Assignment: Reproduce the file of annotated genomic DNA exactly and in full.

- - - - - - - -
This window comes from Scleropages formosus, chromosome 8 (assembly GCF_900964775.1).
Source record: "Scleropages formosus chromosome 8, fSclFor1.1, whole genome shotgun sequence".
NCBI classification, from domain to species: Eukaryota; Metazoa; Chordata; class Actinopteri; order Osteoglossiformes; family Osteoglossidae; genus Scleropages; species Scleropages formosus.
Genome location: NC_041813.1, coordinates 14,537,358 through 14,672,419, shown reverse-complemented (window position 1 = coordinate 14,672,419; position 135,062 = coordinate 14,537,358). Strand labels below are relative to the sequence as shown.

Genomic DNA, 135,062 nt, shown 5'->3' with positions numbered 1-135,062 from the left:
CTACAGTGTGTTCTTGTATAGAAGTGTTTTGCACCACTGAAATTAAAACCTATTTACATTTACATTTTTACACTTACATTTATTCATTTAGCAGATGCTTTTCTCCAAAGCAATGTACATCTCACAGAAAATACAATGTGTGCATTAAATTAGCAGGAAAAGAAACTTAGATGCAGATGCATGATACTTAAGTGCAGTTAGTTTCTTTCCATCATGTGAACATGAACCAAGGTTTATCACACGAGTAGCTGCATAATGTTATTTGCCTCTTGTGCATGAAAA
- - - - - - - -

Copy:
This window comes from Scleropages formosus, chromosome 8 (assembly GCF_900964775.1).
Source record: "Scleropages formosus chromosome 8, fSclFor1.1, whole genome shotgun sequence".
NCBI classification, from domain to species: Eukaryota; Metazoa; Chordata; class Actinopteri; order Osteoglossiformes; family Osteoglossidae; genus Scleropages; species Scleropages formosus.
Genome location: NC_041813.1, coordinates 14,537,358 through 14,672,419, shown reverse-complemented (window position 1 = coordinate 14,672,419; position 135,062 = coordinate 14,537,358). Strand labels below are relative to the sequence as shown.

Genomic DNA, 135,062 nt, shown 5'->3' with positions numbered 1-135,062 from the left:
CTACAGTGTGTTCTTGTATAGAAGTGTTTTGCACCACTGAAATTAAAACCTATTTACATTTACATTTTTACACTTACATTTATTCATTTAGCAGATGCTTTTCTCCAAAGCAATGTACATCTCACAGAAAATACAATGTGTGCATTAAATTAGCAGGAAAAGAAACTTAGATGCAGATGCATGATACTTAAGTGCAGTTAGTTTCTTTCCATCATGTGAACATGAACCAAGGTTTATCACACGAGTAGCTGCATAATGTTATTTGCCTCTTGTGCATGAAAA